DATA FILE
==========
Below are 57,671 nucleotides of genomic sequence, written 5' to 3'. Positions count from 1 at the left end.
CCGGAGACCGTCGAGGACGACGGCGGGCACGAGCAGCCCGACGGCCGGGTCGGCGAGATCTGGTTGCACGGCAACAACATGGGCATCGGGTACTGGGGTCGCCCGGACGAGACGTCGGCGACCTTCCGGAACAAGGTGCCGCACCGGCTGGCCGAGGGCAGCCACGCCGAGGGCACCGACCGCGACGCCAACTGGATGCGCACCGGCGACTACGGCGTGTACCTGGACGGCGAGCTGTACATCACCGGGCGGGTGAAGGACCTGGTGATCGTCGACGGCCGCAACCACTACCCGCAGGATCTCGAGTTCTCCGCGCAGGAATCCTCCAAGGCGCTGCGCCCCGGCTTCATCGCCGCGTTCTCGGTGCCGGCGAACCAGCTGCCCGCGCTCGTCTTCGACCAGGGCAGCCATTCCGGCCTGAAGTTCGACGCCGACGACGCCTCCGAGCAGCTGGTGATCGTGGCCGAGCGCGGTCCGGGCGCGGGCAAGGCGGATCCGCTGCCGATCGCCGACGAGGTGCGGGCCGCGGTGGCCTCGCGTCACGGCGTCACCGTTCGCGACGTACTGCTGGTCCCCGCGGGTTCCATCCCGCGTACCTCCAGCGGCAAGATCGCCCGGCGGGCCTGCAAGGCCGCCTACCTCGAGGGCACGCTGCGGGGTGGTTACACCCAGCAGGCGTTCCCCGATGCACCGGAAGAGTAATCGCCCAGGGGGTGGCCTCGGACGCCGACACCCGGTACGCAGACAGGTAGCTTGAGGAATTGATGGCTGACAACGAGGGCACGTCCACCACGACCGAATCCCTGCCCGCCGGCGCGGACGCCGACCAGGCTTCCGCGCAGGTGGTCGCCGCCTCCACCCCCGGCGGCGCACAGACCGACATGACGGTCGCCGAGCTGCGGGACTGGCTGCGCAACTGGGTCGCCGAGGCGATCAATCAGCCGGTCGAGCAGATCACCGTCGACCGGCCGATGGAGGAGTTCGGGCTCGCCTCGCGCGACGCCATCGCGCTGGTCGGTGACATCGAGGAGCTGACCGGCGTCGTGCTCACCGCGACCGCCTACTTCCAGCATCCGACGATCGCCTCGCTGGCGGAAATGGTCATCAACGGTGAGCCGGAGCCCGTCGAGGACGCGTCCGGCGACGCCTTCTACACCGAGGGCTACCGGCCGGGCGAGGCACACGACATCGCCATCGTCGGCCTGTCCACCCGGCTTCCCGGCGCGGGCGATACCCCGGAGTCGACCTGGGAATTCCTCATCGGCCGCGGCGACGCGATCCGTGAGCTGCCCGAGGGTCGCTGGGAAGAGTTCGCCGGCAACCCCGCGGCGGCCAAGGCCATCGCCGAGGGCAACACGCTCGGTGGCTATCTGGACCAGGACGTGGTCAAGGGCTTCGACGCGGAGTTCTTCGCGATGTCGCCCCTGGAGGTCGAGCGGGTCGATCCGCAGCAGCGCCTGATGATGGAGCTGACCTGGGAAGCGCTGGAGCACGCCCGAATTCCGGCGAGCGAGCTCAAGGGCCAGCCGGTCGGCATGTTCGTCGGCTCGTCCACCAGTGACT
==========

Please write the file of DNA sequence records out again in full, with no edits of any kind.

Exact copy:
Below are 57,671 nucleotides of genomic sequence, written 5' to 3'. Positions count from 1 at the left end.
CCGGAGACCGTCGAGGACGACGGCGGGCACGAGCAGCCCGACGGCCGGGTCGGCGAGATCTGGTTGCACGGCAACAACATGGGCATCGGGTACTGGGGTCGCCCGGACGAGACGTCGGCGACCTTCCGGAACAAGGTGCCGCACCGGCTGGCCGAGGGCAGCCACGCCGAGGGCACCGACCGCGACGCCAACTGGATGCGCACCGGCGACTACGGCGTGTACCTGGACGGCGAGCTGTACATCACCGGGCGGGTGAAGGACCTGGTGATCGTCGACGGCCGCAACCACTACCCGCAGGATCTCGAGTTCTCCGCGCAGGAATCCTCCAAGGCGCTGCGCCCCGGCTTCATCGCCGCGTTCTCGGTGCCGGCGAACCAGCTGCCCGCGCTCGTCTTCGACCAGGGCAGCCATTCCGGCCTGAAGTTCGACGCCGACGACGCCTCCGAGCAGCTGGTGATCGTGGCCGAGCGCGGTCCGGGCGCGGGCAAGGCGGATCCGCTGCCGATCGCCGACGAGGTGCGGGCCGCGGTGGCCTCGCGTCACGGCGTCACCGTTCGCGACGTACTGCTGGTCCCCGCGGGTTCCATCCCGCGTACCTCCAGCGGCAAGATCGCCCGGCGGGCCTGCAAGGCCGCCTACCTCGAGGGCACGCTGCGGGGTGGTTACACCCAGCAGGCGTTCCCCGATGCACCGGAAGAGTAATCGCCCAGGGGGTGGCCTCGGACGCCGACACCCGGTACGCAGACAGGTAGCTTGAGGAATTGATGGCTGACAACGAGGGCACGTCCACCACGACCGAATCCCTGCCCGCCGGCGCGGACGCCGACCAGGCTTCCGCGCAGGTGGTCGCCGCCTCCACCCCCGGCGGCGCACAGACCGACATGACGGTCGCCGAGCTGCGGGACTGGCTGCGCAACTGGGTCGCCGAGGCGATCAATCAGCCGGTCGAGCAGATCACCGTCGACCGGCCGATGGAGGAGTTCGGGCTCGCCTCGCGCGACGCCATCGCGCTGGTCGGTGACATCGAGGAGCTGACCGGCGTCGTGCTCACCGCGACCGCCTACTTCCAGCATCCGACGATCGCCTCGCTGGCGGAAATGGTCATCAACGGTGAGCCGGAGCCCGTCGAGGACGCGTCCGGCGACGCCTTCTACACCGAGGGCTACCGGCCGGGCGAGGCACACGACATCGCCATCGTCGGCCTGTCCACCCGGCTTCCCGGCGCGGGCGATACCCCGGAGTCGACCTGGGAATTCCTCATCGGCCGCGGCGACGCGATCCGTGAGCTGCCCGAGGGTCGCTGGGAAGAGTTCGCCGGCAACCCCGCGGCGGCCAAGGCCATCGCCGAGGGCAACACGCTCGGTGGCTATCTGGACCAGGACGTGGTCAAGGGCTTCGACGCGGAGTTCTTCGCGATGTCGCCCCTGGAGGTCGAGCGGGTCGATCCGCAGCAGCGCCTGATGATGGAGCTGACCTGGGAAGCGCTGGAGCACGCCCGAATTCCGGCGAGCGAGCTCAAGGGCCAGCCGGTCGGCATGTTCGTCGGCTCGTCCACCAGTGACT